[72]           Mr Robinson: Certainly. I will give you an example. In north London—which, I know, is nowhere near Wales—they created Barnet London Borough Council from five boroughs. The Hendon part of that borough has no records, because the lorry left with the records and it never made it to the other end. When you start putting these authorities together, you find that things get lost. When you look at the cost savings, I have not yet seen any evidence that shows that by putting these bigger authorities together there is a cost saving. In fact, quite often, there is not. So, when you are looking at these sorts of things, there needs to be a realistic look at how much it is going to cost the electorate to do what you are doing. That needs to be far more robust than what we have seen in the past. We have seen authorities come together and suddenly you find that there are still two planning officers and there are still two housing officers. That is a big factor. At the end of the day—I am not being rude, Madam Chairman—I think that a lot of the public could not give a monkey’s whether they are in one authority or another, in most cases. However, they are concerned when the bill comes through the door and they suddenly find that it has gone up because the costing has gone wrong. We see these costings go wrong with monotonous regularity. So, when you come to put these things together, I think that it needs to be a key consideration, if you are doing this, what the benefits are, what it is actually going to cost us, and whether it is worth paying out that cost for what you are achieving.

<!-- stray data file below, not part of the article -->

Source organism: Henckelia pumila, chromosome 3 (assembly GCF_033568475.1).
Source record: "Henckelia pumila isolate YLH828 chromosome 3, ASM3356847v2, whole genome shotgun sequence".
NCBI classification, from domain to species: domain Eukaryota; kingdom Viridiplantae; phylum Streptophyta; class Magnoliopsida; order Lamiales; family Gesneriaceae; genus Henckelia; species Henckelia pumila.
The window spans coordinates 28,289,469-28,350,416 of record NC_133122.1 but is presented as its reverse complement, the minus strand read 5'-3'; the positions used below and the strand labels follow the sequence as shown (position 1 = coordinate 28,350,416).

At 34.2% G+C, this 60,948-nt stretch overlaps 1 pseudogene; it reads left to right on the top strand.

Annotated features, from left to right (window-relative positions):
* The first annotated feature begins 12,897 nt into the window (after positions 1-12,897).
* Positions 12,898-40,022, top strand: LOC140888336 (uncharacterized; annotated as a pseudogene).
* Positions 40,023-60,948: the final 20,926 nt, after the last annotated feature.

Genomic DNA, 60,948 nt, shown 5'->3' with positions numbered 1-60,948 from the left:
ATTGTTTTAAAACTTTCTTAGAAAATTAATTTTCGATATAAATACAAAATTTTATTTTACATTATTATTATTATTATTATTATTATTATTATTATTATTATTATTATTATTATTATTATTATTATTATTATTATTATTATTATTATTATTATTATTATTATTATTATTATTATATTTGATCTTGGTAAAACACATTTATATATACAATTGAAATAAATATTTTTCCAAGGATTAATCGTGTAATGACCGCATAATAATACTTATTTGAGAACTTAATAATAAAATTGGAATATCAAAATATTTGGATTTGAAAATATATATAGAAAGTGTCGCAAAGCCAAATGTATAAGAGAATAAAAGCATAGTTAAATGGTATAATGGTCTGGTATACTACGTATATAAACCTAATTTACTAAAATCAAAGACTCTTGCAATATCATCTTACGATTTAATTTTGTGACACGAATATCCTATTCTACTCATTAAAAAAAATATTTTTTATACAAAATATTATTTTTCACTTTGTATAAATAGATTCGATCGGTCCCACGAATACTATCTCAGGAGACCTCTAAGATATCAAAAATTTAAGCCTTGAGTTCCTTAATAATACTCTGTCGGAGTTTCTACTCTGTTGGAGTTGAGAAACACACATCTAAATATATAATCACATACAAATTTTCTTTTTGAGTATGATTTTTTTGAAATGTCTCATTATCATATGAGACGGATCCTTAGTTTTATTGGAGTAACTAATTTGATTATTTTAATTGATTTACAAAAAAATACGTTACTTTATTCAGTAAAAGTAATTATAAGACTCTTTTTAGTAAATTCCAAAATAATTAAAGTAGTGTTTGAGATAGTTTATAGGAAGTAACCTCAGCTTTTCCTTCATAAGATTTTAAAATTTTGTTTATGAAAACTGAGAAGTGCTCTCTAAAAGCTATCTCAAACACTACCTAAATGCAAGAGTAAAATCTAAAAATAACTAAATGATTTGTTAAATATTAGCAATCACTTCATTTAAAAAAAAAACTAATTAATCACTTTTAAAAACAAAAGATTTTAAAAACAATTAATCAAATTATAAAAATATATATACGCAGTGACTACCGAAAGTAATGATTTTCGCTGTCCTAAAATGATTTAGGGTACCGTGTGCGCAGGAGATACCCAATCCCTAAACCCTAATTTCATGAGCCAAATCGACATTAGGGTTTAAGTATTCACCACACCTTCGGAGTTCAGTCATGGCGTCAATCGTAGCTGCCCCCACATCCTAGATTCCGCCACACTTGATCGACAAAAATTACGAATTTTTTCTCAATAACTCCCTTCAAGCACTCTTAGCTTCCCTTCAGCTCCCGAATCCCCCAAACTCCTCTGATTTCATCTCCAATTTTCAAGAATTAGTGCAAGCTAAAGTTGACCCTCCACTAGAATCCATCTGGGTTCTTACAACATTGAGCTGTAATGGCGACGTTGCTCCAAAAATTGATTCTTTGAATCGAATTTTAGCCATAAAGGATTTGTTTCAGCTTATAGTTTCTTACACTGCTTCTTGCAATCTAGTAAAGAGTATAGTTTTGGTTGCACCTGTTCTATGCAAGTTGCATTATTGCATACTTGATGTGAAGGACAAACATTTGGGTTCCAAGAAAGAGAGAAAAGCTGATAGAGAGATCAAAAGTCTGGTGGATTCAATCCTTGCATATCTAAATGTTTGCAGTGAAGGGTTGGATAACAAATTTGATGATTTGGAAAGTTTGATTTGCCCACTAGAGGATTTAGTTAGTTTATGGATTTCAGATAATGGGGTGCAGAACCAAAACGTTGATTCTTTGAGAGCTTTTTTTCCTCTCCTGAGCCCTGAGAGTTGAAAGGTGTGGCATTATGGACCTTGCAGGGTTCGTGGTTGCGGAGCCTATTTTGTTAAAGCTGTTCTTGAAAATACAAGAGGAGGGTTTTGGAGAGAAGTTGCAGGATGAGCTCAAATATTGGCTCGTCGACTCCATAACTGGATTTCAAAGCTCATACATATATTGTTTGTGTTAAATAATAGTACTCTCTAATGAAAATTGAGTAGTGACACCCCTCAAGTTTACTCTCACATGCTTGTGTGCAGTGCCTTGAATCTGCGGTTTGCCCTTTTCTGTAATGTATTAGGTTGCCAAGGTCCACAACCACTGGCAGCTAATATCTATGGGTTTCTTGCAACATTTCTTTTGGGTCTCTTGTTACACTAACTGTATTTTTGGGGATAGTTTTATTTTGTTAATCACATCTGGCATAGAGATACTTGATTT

[73]           Rhodri Glyn Thomas: A ydych yn credu y dylai hynny gael ei gynnwys yn y Bil, neu ai rhywbeth i ddelio ag ef mewn lle arall yw?


Rhodri Glyn Thomas: Do you believe that that should be included in the Bill, or is it something that should be dealt with elsewhere?


[74]           Mr Robinson: I think that that is a matter of operation, in the sense of which is the best way to operate it. If it is in the Bill that that should be a material consideration, I think that that would be very worthwhile. I know that in the meetings of the association, when it has been talking about a lot of these various things, including the health boards and so on, cost has been a key feature that comes up the whole time. Are we really saving anything? If we are not saving anything, why are we doing it?